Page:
Pragmatism and the unconscious: Language and subject in psychoanalytic theory, pragmatist philosophy, and American narrative
This dissertation examines a series of conceptions shared by the psychoanalytic theories of Jacques Lacan and two key, first-generation members of the American pragmatist school of philosophy, Charles Sanders Peirce and George Herbert Mead. In one sense, this undertaking responds to the recent international interest in uncovering affinities between pragmatism and continental postmodern thought, but in a more polemical vein, the dissertation inveighs against the work of neopragmatists who configure “pragmatism” as a nominalist-oriented, anti-theoretical system of thought. By emphasizing pragmatist formulations of two often-overlooked members of the pragmatist school, Pragmatism and the Unconscious attempts to restore a stridently abstract, unapologetically theoretical, and indeed pragmatist cast of mind to its proper place.
Lacan's writings and seminars have gained notoriety as a form of obscurantism, but in linking Lacanian theory to pragmatism, the dissertation does not merely attempt an improbable synthesis of opposites. Rather, the premise here is that Lacanian theory is the natural partner of pragmatist philosophy, and for very concrete reasons. One of these is that Lacan's central thesis, that “the unconscious is structured like a language,” emerged in part out of Lacan's engagement with the founding texts of pragmatism, the semiotic theories of C. S. Peirce; another is that the social psychology of George Herbert Mead provides perhaps the closest analogue to Lacan's treatment of intersubjectivity we may find in the twentieth century. Pragmatism and the Lacanian unconscious are thus already linked both in terms of textual transmission and conceptual affinity; Pragmatism and the Unconscious merely attempts to reveal these linkages in their philosophical richness.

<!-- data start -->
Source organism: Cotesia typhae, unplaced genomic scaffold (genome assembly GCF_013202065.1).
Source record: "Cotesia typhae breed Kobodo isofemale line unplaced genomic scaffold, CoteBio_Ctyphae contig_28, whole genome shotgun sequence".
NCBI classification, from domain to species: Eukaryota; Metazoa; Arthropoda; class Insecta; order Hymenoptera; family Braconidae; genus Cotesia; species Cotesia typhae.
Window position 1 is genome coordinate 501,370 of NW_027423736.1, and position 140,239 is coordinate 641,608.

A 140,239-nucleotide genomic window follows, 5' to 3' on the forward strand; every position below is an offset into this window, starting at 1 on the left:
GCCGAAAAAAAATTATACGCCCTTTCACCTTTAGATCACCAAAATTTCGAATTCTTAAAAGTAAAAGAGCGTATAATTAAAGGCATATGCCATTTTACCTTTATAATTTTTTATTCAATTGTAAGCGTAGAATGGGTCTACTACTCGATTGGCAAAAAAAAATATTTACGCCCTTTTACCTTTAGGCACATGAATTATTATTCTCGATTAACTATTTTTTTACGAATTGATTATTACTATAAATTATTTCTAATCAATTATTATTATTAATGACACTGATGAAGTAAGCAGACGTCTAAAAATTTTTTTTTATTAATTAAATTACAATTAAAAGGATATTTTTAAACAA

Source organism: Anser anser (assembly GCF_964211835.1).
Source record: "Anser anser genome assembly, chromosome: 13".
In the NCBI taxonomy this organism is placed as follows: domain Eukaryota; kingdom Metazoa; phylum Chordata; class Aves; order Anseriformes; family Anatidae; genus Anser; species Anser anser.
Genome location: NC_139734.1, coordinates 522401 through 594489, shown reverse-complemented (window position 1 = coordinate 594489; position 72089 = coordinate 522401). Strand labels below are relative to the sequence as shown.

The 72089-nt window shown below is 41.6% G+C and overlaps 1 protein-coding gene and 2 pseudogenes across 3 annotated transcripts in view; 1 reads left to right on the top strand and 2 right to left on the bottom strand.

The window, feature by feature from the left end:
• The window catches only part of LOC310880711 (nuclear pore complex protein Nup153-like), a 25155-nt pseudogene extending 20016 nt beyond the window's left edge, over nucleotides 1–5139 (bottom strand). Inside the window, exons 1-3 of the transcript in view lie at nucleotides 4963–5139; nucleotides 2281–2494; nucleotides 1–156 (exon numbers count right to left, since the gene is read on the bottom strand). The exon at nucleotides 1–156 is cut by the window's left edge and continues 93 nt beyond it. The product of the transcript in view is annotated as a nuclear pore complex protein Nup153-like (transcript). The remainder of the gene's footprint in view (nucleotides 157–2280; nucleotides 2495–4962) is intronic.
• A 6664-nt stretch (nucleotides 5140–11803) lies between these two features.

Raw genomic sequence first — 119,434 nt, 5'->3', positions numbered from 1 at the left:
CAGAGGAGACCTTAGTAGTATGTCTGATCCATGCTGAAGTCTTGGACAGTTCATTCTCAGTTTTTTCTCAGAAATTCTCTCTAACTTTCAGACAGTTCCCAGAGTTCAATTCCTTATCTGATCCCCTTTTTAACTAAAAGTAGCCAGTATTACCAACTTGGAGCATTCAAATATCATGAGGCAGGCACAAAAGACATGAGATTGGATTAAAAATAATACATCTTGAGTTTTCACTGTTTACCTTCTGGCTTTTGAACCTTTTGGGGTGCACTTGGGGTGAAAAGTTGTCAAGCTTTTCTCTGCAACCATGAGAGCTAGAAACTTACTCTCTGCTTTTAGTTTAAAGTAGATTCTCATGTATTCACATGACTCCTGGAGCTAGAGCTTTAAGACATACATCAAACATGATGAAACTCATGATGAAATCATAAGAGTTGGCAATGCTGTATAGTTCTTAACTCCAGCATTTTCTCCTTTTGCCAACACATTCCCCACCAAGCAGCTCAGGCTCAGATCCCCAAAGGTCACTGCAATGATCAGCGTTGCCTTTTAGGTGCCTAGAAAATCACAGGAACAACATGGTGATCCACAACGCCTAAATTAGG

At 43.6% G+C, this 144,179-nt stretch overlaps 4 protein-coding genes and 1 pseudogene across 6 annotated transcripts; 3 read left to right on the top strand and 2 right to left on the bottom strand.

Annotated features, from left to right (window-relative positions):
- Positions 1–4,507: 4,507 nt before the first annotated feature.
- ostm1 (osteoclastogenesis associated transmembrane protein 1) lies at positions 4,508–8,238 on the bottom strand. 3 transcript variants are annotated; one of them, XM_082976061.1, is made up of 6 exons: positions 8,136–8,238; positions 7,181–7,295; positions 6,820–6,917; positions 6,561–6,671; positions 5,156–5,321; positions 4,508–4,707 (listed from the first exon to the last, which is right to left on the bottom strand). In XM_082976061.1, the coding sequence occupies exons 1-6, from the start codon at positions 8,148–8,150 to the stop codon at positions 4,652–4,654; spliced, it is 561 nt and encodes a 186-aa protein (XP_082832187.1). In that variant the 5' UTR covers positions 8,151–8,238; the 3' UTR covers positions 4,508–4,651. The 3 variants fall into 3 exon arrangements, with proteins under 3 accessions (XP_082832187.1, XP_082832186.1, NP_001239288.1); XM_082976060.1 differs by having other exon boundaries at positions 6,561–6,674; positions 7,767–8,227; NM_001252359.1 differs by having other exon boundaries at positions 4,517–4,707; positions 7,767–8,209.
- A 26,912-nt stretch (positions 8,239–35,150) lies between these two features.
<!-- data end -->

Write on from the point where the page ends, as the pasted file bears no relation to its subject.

American narrative plays an explicative role in the dissertation. Whereas Chapter One stages a meeting between Peirce and Lacan, Chapter Two locates the shared concerns of these thinkers within the status of women in Nathaniel Hawthorne's fiction. While Chapter Three focuses on George Herbert Mead's ideas concerning identity as an effect and process of social collaboration as well as Lacan's approximations of such notions, Chapter Four locates these problems as a fundamental issue for Nella Larsen's treatment of African-American subjectivity in her novels Passing and Quicksand .*
*Originally published in DAI Vol. 62, No. 4. Republished here with corrected abstract.
0323: American studies